Investing.com - Here’s a look at three things that were under the radar this past week.
Yield Curve Inversion: This Time It’s Different?
An important part of the yield curve inverted earlier this week for the first time since 2007, sounding the alarm on a possible recession.
But don’t let the prophetic powers of the bond market, which has flagged every recession over the past 60 years, muddy your judgement, as there are other forces at play causing the yield curve to invert, according to former Federal Reserve Chairwoman Janet Yellen.
The yield on 10-year Treasuries fell below the rate on 2-year Treasuries, sending global equities tumbling, including the Dow, which fell 800 points on Wednesday.
The yield curve serves as a kind of screen for the economy and when it inverts, bad things tend to happen, but Yellen said, “I would really urge that on this occasion it may be a less good signal.”
Yellen said the inversion can be explained by a number of factors other than market expectations about the future path of interest rates that are pushing down long-term yields.
And she’s not alone.
There is international arbitrage going on in the bond market that is exacerbating the decline in long-term Treasury yields lower,” Former Federal Reserve Chairman Alan Greenspan said earlier this week.
With other sovereign bonds like the German bund offering negative yields, investors have little option but to pile into long-term Treasuries, triggering a rally in prices and pushing yields down.
Major foreign holders of Treasuries had $6.636 trillion of U.S. government debt in June, up from $6.539 trillion in May, the latest Treasury data showed.
Would Southwest Try Another Plane Besides the 737 Max?
Southwest Airlines (NYSE:LUV) has been an exclusive customer of the Boeing (NYSE:BA) 737 for some 48 years.
Whenever Boeing (NYSE:BA) started thinking about updating the plane, Southwest was always the first carrier it brought into the discussion.
Southwest is betting big on the 737 Max, grounded since two fatal crashes earlier this year, with 280 on order. But it has 34 jets from that order sitting on a Victorville, Calif. airfield after being grounded.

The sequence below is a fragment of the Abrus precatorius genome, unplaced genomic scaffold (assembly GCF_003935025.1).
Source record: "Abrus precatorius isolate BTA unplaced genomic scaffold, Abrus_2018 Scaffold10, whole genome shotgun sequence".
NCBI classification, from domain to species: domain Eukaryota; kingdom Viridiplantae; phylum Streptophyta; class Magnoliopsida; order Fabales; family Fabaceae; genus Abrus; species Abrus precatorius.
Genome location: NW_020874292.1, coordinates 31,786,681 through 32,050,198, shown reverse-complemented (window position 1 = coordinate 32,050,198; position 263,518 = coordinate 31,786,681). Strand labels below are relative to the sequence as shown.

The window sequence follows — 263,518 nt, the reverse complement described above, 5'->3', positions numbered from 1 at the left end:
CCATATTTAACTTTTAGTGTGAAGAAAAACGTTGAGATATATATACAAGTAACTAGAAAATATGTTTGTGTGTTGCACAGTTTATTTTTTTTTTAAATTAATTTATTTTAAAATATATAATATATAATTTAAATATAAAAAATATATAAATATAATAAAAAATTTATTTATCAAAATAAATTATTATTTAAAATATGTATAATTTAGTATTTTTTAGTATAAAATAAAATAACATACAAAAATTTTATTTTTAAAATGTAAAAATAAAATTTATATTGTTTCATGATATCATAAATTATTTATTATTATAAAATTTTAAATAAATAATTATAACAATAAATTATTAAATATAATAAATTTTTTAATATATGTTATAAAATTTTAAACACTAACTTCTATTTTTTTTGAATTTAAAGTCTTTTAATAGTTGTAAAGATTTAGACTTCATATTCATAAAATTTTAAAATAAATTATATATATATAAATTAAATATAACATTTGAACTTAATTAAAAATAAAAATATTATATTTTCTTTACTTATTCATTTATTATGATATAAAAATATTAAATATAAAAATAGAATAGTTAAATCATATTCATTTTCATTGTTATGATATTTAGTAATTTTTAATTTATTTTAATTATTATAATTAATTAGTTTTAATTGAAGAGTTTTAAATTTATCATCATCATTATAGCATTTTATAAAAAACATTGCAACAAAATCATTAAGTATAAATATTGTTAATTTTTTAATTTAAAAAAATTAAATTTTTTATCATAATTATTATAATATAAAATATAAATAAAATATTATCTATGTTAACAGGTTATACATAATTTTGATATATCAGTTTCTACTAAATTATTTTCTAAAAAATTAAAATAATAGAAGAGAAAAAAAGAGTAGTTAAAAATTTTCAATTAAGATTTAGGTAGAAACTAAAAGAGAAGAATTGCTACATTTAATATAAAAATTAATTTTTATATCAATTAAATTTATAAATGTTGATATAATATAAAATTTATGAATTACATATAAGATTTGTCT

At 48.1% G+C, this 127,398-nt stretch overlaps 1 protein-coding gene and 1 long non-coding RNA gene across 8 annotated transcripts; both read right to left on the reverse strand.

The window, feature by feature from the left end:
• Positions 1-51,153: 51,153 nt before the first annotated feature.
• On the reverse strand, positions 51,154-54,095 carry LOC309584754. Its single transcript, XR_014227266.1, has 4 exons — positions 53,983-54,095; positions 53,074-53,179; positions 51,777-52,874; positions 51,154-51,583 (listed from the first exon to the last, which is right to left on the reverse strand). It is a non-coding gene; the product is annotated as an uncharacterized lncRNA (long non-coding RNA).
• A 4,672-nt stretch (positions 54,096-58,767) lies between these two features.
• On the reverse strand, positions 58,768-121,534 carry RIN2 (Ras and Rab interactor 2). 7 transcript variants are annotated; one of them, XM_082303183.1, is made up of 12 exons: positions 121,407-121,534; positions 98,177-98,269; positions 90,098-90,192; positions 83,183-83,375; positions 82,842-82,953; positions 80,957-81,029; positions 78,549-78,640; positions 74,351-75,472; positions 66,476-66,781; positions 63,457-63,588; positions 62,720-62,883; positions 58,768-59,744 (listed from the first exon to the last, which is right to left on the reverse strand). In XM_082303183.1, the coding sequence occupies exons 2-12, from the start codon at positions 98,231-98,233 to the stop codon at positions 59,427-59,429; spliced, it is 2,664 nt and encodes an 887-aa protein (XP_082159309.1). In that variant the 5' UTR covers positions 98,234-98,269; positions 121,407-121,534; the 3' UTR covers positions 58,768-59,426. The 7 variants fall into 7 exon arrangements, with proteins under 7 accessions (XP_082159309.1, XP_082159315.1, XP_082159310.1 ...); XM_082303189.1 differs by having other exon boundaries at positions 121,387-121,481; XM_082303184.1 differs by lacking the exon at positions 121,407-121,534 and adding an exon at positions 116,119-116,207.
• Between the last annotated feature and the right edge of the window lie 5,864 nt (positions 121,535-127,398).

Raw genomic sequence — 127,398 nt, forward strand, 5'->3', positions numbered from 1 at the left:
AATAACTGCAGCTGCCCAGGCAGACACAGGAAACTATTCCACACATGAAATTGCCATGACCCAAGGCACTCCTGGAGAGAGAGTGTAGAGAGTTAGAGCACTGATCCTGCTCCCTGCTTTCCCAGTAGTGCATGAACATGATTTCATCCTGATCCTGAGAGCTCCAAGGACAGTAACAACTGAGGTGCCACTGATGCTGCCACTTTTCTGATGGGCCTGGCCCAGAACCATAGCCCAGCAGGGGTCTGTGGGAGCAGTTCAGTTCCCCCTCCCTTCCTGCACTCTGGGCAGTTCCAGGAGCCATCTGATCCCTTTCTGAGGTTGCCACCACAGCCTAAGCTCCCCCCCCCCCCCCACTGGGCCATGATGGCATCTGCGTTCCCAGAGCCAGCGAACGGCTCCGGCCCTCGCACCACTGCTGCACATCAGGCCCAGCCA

Boeing (NYSE:BA) will keep 41 more, originally scheduled to be delivered this year, until the plane is recertified.
So, would Southwest add another plane to the mix? Maybe. But don't bet on it happening any time soon.
Dominic Gates, the Seattle Times' respected aerospace reporter, noted this past week that Southwest has proposed language in a new union contract that would let the carrier fly "more narrowbody aircraft types.” The idea would let the carrier fly "aircraft types that are better suited for some of the markets we serve.”
(That's one explanation. Another might be that it may not be so smart to commit your business to one airplane manufacturer. Southwest and Alaska have done it very successfully, but the 737 Max problems are difficult and causing operational problems.
Either way, the contract proposal set off speculation the carrier might consider the Airbus A220, which is the renamed Bombardier CSseries of small commercial jets. Airbus acquired a 50.1% interest in the business in 2018.
Another possibility is one of the jets made by Embraer, the Brazilian aircraft company that's the third-largest commercial aircraft maker after Boeing (NYSE:BA) and Airbus. More importantly, Boeing is buying an 80% interest in Embraer's commercial airplane business, which will be renamed Boeing Brasil-Commercial.
But you just don't go down to the airplane store and pick up another jet. Getting deals set up to add either plane will take months if not years to negotiate, not to mention training pilots, cabin crews and support teams.
So maybe Southwest will add another jet to its fleet, but only some day. Which may be why Boeing's stock was unaffected by the report on Friday.
CEO Pay Has Soared in the Last 20 Year
When it comes to compensation, the rate of increases in pay at the top level is soaring, but its much more muted for the average worker, according to a study released by the Economic Policy Institute this week.
CEO pay soared 940.3% from 1978 to 2018 when stock option realization was taken into account, the EPI said.
By comparison, the wages for the typical worker grew just 11.9%.
During that time period the S&P rose 706.7%, while pay for very high earners rose 339.2%.
“CEOs are getting more because of their power to set pay, not because they are increasing productivity or possess specific, high-demand skills,” the EPI said.
“This escalation of CEO compensation, and of executive compensation more generally, has fueled the growth of top 1.0% and top 0.1% incomes, leaving less of the fruits of economic growth for ordinary workers and widening the gap between very high earners and the bottom 90%,” it added. “The economy would suffer no harm if CEOs were paid less (or taxed more).”